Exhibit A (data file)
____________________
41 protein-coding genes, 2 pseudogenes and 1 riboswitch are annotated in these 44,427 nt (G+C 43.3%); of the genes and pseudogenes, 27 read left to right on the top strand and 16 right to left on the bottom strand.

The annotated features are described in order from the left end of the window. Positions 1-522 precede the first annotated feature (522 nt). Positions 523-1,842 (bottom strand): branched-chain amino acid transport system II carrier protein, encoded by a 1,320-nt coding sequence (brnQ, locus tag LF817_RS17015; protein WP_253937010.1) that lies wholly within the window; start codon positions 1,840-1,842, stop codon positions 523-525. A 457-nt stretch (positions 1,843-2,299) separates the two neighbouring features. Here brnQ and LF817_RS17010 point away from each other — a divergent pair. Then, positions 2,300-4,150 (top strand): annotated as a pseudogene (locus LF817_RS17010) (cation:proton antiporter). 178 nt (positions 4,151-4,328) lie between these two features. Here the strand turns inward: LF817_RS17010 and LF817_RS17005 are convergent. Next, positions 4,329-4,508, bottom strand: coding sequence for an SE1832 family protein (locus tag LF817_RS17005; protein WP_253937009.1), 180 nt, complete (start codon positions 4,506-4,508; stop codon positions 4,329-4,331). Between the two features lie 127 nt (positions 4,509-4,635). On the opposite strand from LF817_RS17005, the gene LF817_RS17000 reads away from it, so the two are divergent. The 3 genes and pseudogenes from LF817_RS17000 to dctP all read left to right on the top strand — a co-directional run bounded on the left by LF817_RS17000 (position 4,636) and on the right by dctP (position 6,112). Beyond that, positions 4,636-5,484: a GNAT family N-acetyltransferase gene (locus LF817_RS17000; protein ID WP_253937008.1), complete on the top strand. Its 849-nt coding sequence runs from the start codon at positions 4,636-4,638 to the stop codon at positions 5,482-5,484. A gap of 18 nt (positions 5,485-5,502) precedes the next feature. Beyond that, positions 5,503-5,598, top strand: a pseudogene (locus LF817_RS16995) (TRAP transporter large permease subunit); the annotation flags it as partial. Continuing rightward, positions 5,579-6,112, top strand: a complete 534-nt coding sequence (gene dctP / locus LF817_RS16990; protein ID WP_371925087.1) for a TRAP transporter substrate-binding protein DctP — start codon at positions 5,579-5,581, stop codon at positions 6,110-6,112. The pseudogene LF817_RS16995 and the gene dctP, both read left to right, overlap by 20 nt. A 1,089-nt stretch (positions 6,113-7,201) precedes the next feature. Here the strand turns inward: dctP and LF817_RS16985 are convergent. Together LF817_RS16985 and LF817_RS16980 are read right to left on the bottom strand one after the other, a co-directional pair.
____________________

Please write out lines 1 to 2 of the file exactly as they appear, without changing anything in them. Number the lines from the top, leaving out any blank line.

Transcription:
41 protein-coding genes, 2 pseudogenes and 1 riboswitch are annotated in these 44,427 nt (G+C 43.3%); of the genes and pseudogenes, 27 read left to right on the top strand and 16 right to left on the bottom strand.

The annotated features are described in order from the left end of the window. Positions 1-522 precede the first annotated feature (522 nt). Positions 523-1,842 (bottom strand): branched-chain amino acid transport system II carrier protein, encoded by a 1,320-nt coding sequence (brnQ, locus tag LF817_RS17015; protein WP_253937010.1) that lies wholly within the window; start codon positions 1,840-1,842, stop codon positions 523-525. A 457-nt stretch (positions 1,843-2,299) separates the two neighbouring features. Here brnQ and LF817_RS17010 point away from each other — a divergent pair. Then, positions 2,300-4,150 (top strand): annotated as a pseudogene (locus LF817_RS17010) (cation:proton antiporter). 178 nt (positions 4,151-4,328) lie between these two features. Here the strand turns inward: LF817_RS17010 and LF817_RS17005 are convergent. Next, positions 4,329-4,508, bottom strand: coding sequence for an SE1832 family protein (locus tag LF817_RS17005; protein WP_253937009.1), 180 nt, complete (start codon positions 4,506-4,508; stop codon positions 4,329-4,331). Between the two features lie 127 nt (positions 4,509-4,635). On the opposite strand from LF817_RS17005, the gene LF817_RS17000 reads away from it, so the two are divergent. The 3 genes and pseudogenes from LF817_RS17000 to dctP all read left to right on the top strand — a co-directional run bounded on the left by LF817_RS17000 (position 4,636) and on the right by dctP (position 6,112). Beyond that, positions 4,636-5,484: a GNAT family N-acetyltransferase gene (locus LF817_RS17000; protein ID WP_253937008.1), complete on the top strand. Its 849-nt coding sequence runs from the start codon at positions 4,636-4,638 to the stop codon at positions 5,482-5,484. A gap of 18 nt (positions 5,485-5,502) precedes the next feature. Beyond that, positions 5,503-5,598, top strand: a pseudogene (locus LF817_RS16995) (TRAP transporter large permease subunit); the annotation flags it as partial. Continuing rightward, positions 5,579-6,112, top strand: a complete 534-nt coding sequence (gene dctP / locus LF817_RS16990; protein ID WP_371925087.1) for a TRAP transporter substrate-binding protein DctP — start codon at positions 5,579-5,581, stop codon at positions 6,110-6,112. The pseudogene LF817_RS16995 and the gene dctP, both read left to right, overlap by 20 nt. A 1,089-nt stretch (positions 6,113-7,201) precedes the next feature. Here the strand turns inward: dctP and LF817_RS16985 are convergent. Together LF817_RS16985 and LF817_RS16980 are read right to left on the bottom strand one after the other, a co-directional pair.